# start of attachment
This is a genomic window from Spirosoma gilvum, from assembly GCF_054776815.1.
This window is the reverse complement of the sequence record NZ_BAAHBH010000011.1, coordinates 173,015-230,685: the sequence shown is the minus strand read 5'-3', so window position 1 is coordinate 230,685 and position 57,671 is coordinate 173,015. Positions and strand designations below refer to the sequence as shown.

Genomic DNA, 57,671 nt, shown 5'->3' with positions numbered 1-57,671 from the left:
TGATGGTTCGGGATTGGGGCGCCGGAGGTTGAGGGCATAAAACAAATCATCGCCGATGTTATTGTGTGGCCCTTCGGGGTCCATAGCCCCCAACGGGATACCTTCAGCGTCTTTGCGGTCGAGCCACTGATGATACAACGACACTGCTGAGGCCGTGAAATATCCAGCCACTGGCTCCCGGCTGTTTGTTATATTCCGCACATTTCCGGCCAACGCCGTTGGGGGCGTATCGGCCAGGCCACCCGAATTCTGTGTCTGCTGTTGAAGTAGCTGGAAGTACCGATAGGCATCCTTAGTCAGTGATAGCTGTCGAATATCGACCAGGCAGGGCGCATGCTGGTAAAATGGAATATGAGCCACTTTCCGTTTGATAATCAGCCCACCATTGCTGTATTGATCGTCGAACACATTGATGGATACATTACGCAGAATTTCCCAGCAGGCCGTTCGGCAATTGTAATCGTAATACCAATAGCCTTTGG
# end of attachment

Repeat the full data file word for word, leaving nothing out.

This is a genomic window from Spirosoma gilvum, from assembly GCF_054776815.1.
This window is the reverse complement of the sequence record NZ_BAAHBH010000011.1, coordinates 173,015-230,685: the sequence shown is the minus strand read 5'-3', so window position 1 is coordinate 230,685 and position 57,671 is coordinate 173,015. Positions and strand designations below refer to the sequence as shown.

Genomic DNA, 57,671 nt, shown 5'->3' with positions numbered 1-57,671 from the left:
TGATGGTTCGGGATTGGGGCGCCGGAGGTTGAGGGCATAAAACAAATCATCGCCGATGTTATTGTGTGGCCCTTCGGGGTCCATAGCCCCCAACGGGATACCTTCAGCGTCTTTGCGGTCGAGCCACTGATGATACAACGACACTGCTGAGGCCGTGAAATATCCAGCCACTGGCTCCCGGCTGTTTGTTATATTCCGCACATTTCCGGCCAACGCCGTTGGGGGCGTATCGGCCAGGCCACCCGAATTCTGTGTCTGCTGTTGAAGTAGCTGGAAGTACCGATAGGCATCCTTAGTCAGTGATAGCTGTCGAATATCGACCAGGCAGGGCGCATGCTGGTAAAATGGAATATGAGCCACTTTCCGTTTGATAATCAGCCCACCATTGCTGTATTGATCGTCGAACACATTGATGGATACATTACGCAGAATTTCCCAGCAGGCCGTTCGGCAATTGTAATCGTAATACCAATAGCCTTTGG